Right off the bat, the most difficult thing to get past is the impossibly youthful visage. Daryl Hall is, after all, now sixty-five years of age. In some lines of work, he might be looking at mandatory retirement. But watching recent episodes of his show Live From Daryl’s House, it’s hard to escape the feeling that Hall has made some sort of Faustian bargain to maintain his youthful glow. No matter how much makeup might be applied to his features, no amount of cosmetic obfuscation could achieve that level of deception.
So what is it that keeps the blond half of Hall & Oates so vim-filled and vigorous? Maybe it’s the aforementioned show, which finds Hall jamming and chatting with a different musical guest each episode, and has just been taken from its web origins to television. He brings both heroes of his youth and more contemporary artists to Daryl’s House. On the one hand, there are legends like Booker T. “He’s somebody I was very aware of when I was a kid,” says Hall, “and he’s a classic artist. As well as I know his work, I didn’t realize that a lot of the songs that he had written were some of my favorite songs that were ever cut, like [William Bell’s] ‘Never Found A Girl To Love Me Like You Do.’” At the same time, the Sharon Joneses of the world are welcome too. “Sharon is what I call ‘Nu Soul’,” he says. “It’s sort of the musical equivalent of vintage clothes, where you sort of take a style, but you modernize it, you don’t wear it the same way as when it was first worn. Everything about it, I really relate to it, and Sharon is a good example of a really vibrant new sound that’s going on now.”
Maybe Hall’s ability to move seamlessly between solo projects and his H&O duties helps keep him young too. “John and I try and keep what we do, what Hall & Oates do, separate from what John does or what I do on our own as much as possible,” he explains. “We both have our own career arcs, in a way, and we like that.” At the moment, this would seem to be the most significant factor contributing to Hall’s hardiness, especially in light of his new album, Laughing Down Crying, his first solo record in fourteen years.
While Laughing Down Crying’s mix of pop, rock and R&B should prove easily accessible to Hall & Oates fans, it’s no nostalgia trip. The production values, while not trendy, are ultimately contemporary, and the freshness of both Hall’s songwriting and his singing is admirable in a musical journeyman with so many miles in his logbook. So what compelled Hall to make another solo statement at this point in his career? “A lot has happened to me,” he assesses, “a lot has happened to the world since the last solo record. The world has changed, man, it’s changed in the last five years, since the last record I even made with John [in 2006], it’s a different world. And it’s a different world for me, in my personal life…a new reality.”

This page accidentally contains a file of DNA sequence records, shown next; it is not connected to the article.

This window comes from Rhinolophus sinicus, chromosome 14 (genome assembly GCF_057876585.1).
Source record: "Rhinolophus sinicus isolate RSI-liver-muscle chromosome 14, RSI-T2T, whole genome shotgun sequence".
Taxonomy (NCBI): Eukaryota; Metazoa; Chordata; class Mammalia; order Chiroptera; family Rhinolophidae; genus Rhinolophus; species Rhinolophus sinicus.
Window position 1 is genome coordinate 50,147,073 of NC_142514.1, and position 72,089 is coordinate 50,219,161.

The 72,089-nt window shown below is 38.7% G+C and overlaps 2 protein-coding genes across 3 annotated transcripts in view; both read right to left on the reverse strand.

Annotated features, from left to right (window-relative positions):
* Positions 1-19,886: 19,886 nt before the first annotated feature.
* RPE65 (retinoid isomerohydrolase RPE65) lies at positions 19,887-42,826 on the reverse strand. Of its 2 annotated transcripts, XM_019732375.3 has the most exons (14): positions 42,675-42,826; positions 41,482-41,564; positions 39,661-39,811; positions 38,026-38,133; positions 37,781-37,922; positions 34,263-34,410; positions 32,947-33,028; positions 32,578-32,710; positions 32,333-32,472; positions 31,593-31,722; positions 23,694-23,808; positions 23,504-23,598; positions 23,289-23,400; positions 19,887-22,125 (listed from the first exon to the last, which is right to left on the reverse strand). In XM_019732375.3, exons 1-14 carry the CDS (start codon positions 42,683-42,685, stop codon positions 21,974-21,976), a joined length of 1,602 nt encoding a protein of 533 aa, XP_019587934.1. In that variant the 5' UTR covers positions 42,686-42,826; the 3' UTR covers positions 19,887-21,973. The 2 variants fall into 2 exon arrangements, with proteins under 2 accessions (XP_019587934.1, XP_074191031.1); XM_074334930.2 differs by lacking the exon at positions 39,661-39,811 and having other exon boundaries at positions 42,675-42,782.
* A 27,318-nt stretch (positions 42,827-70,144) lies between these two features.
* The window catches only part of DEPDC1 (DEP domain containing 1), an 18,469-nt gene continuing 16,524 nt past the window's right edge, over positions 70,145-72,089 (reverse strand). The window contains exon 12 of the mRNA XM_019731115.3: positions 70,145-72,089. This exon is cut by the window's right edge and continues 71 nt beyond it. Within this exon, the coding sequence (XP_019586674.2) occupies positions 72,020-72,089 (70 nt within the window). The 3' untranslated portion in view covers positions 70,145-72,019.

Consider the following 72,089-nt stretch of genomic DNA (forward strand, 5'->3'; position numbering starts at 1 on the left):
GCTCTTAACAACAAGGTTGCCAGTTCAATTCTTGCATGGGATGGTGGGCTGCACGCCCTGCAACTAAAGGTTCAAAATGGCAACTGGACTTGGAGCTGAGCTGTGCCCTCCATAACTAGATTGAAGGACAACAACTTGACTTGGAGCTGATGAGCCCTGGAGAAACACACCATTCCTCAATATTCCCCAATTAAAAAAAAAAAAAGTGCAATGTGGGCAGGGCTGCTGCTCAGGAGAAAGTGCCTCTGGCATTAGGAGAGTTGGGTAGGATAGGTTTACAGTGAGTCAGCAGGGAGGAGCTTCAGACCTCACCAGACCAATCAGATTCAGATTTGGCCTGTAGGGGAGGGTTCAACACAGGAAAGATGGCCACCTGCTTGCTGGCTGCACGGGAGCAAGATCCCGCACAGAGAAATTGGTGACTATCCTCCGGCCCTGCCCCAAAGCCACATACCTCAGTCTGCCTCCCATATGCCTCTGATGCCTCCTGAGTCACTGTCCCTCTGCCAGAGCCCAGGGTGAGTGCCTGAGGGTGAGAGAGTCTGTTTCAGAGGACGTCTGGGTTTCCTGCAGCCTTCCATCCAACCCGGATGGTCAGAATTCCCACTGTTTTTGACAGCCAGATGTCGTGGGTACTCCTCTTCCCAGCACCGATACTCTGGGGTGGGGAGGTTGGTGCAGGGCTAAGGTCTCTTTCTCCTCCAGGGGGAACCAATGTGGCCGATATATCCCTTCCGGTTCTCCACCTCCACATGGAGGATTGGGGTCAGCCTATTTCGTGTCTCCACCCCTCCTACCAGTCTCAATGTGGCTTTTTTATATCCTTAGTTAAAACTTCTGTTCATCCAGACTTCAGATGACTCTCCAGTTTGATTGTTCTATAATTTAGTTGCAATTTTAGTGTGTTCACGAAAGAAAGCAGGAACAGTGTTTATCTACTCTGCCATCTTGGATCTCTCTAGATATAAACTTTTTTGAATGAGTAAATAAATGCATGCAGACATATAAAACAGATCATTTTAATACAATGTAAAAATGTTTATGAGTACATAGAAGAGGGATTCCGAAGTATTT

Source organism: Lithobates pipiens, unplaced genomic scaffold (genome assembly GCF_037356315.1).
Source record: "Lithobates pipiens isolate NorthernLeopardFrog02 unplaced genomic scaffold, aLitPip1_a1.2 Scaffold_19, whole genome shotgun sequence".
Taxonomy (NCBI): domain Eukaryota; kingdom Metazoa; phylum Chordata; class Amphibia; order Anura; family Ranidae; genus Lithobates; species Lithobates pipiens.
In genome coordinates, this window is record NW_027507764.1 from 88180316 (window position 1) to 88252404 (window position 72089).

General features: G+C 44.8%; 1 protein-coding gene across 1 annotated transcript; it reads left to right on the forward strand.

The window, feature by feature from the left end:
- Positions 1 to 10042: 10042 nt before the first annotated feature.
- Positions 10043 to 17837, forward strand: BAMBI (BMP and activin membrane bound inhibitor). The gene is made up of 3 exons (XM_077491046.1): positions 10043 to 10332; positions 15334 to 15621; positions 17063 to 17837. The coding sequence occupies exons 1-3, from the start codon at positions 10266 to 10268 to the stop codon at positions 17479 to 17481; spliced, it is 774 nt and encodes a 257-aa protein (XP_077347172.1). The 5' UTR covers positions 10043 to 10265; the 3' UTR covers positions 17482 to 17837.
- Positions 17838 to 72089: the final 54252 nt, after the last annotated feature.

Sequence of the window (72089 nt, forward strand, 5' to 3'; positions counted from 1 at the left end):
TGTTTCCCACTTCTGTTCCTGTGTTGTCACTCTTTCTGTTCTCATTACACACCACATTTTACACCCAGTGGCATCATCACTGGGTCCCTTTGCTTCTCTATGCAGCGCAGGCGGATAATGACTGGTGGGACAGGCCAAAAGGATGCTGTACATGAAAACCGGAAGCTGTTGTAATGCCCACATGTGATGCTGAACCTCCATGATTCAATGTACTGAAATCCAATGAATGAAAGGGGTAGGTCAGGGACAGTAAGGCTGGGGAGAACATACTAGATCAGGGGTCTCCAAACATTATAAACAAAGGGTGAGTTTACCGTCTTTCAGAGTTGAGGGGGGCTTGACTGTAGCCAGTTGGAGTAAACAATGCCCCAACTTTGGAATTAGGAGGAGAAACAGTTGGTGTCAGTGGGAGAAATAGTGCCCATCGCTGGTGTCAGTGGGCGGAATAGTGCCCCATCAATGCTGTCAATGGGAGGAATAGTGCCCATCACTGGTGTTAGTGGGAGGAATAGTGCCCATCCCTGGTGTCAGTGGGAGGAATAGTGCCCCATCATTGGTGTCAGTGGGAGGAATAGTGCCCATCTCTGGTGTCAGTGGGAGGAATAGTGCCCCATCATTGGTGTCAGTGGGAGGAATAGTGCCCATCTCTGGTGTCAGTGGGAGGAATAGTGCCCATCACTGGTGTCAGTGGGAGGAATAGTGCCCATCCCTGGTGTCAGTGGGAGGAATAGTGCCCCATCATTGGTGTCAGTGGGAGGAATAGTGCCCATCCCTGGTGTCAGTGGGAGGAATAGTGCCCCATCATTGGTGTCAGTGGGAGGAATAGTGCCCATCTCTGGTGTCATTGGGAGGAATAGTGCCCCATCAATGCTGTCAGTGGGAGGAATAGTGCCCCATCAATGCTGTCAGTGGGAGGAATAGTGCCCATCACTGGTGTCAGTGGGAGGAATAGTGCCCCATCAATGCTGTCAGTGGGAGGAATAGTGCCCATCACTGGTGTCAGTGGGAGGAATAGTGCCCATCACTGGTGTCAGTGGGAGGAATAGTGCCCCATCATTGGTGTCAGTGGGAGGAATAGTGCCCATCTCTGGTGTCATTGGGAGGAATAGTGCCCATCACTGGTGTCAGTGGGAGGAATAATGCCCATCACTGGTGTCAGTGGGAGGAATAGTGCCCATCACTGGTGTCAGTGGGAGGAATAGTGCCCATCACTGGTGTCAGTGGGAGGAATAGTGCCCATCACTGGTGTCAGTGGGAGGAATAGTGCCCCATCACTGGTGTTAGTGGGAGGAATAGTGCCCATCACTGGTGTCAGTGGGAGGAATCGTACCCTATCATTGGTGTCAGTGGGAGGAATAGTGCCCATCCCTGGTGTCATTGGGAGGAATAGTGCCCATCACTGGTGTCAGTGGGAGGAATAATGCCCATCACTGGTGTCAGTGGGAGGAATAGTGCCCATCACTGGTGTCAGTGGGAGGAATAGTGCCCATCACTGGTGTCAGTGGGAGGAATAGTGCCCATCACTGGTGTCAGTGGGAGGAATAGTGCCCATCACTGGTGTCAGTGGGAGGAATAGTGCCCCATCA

Unfortunately, part of Hall’s new reality has to do with the death of T-Bone Wolk, bassist for both H&O and Hall’s solo work since 1981, and an important collaborative entity for Hall when working away from Oates. Wolk passed away in February of 2010, shortly after work began on the album. “It was obviously a very difficult time for me both personally and musically,” Hall recalls. “I had to regroup my forces within myself, and it made me realize what a great bunch of musical friends I have, people who have my back. He (Wolk) was basically in the room, I promise you. I really believe he guided my hand throughout [the recording] to a great extent.”
On the other side of the coin, though, Laughing Down Crying also happens to represent the blossoming of another talent from within Hall’s innermost circle, namely, his eighteen-year-old stepdaughter, March Fry, who makes her recorded debut here, singing backup on a few tracks. “I’ve been giving her lessons since she was about five years old,” says Hall, “she’s always been a very talented girl, and she sings her brains out. I just needed a different sound on a few of these songs. I sort of wanted the presence of her kind of tone on the whole thing. I asked her to come in and do it, and she had never been in the studio before…she came in and was a real professional, and whizzed right through it.”
As it turns out, both March and her brother, Orson, have turned out to be sort of secret weapons in Hall’s aesthetic artillery these days. “My stepdaughter and stepson are both musicians, and they listen to music all the time. They have great taste in music, and I take their advice on a lot of things. They like Sharon Jones, I think they were the first ones who told me about her, [singer/songwriter] Eric Hutchinson…they’re aware of all kinds of bands and they’re always mentioning people. A great way to find out about artists is from kids.”
But for all of Hall’s youthful accomplices and his own aforementioned agelessness, it’s important to keep in mind that Laughing Down Crying, like the majority of his discography both own his own and with Oates, couldn’t have been made by an artist with a lesser degree of hard-earned experience and studied craftsmanship. In the end, it’s probably the way Hall brings his body of knowledge together with his unbridled energy and irrepressible enthusiasm that makes the music work.